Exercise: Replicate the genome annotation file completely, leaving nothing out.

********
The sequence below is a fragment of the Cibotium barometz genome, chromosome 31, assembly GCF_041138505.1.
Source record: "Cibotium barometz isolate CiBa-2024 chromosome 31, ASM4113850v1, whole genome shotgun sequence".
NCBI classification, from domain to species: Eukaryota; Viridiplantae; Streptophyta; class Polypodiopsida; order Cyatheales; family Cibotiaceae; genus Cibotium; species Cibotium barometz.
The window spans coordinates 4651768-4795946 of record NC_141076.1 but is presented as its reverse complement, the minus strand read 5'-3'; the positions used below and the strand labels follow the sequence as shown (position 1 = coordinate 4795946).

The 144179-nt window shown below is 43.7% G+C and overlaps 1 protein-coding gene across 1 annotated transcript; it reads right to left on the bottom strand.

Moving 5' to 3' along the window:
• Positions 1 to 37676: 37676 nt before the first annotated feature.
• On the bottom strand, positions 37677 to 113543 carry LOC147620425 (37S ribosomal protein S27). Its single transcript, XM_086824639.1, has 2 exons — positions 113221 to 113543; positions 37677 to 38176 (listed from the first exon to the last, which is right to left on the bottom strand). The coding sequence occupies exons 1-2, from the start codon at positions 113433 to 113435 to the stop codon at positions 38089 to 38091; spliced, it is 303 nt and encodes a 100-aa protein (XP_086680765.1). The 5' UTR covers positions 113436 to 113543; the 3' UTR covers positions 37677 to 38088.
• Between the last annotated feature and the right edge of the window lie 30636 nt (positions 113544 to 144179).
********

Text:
The sequence below is a fragment of the Cibotium barometz genome, chromosome 31, assembly GCF_041138505.1.
Source record: "Cibotium barometz isolate CiBa-2024 chromosome 31, ASM4113850v1, whole genome shotgun sequence".
NCBI classification, from domain to species: Eukaryota; Viridiplantae; Streptophyta; class Polypodiopsida; order Cyatheales; family Cibotiaceae; genus Cibotium; species Cibotium barometz.
The window spans coordinates 4651768-4795946 of record NC_141076.1 but is presented as its reverse complement, the minus strand read 5'-3'; the positions used below and the strand labels follow the sequence as shown (position 1 = coordinate 4795946).

The 144179-nt window shown below is 43.7% G+C and overlaps 1 protein-coding gene across 1 annotated transcript; it reads right to left on the bottom strand.

Moving 5' to 3' along the window:
• Positions 1 to 37676: 37676 nt before the first annotated feature.
• On the bottom strand, positions 37677 to 113543 carry LOC147620425 (37S ribosomal protein S27). Its single transcript, XM_086824639.1, has 2 exons — positions 113221 to 113543; positions 37677 to 38176 (listed from the first exon to the last, which is right to left on the bottom strand). The coding sequence occupies exons 1-2, from the start codon at positions 113433 to 113435 to the stop codon at positions 38089 to 38091; spliced, it is 303 nt and encodes a 100-aa protein (XP_086680765.1). The 5' UTR covers positions 113436 to 113543; the 3' UTR covers positions 37677 to 38088.
• Between the last annotated feature and the right edge of the window lie 30636 nt (positions 113544 to 144179).